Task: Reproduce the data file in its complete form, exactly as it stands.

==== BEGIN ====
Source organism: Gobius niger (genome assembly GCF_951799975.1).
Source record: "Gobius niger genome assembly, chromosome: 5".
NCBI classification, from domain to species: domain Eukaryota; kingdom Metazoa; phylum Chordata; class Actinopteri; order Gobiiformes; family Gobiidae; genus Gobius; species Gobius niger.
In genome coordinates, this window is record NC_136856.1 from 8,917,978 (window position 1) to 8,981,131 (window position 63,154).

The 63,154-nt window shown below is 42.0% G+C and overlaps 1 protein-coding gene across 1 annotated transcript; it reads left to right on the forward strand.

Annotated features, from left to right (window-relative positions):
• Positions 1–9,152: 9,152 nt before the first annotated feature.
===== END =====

Source organism: Gobius niger (genome assembly GCF_951799975.1).
Source record: "Gobius niger genome assembly, chromosome: 5".
NCBI classification, from domain to species: domain Eukaryota; kingdom Metazoa; phylum Chordata; class Actinopteri; order Gobiiformes; family Gobiidae; genus Gobius; species Gobius niger.
In genome coordinates, this window is record NC_136856.1 from 8,917,978 (window position 1) to 8,981,131 (window position 63,154).

The 63,154-nt window shown below is 42.0% G+C and overlaps 1 protein-coding gene across 1 annotated transcript; it reads left to right on the forward strand.

Annotated features, from left to right (window-relative positions):
• Positions 1–9,152: 9,152 nt before the first annotated feature.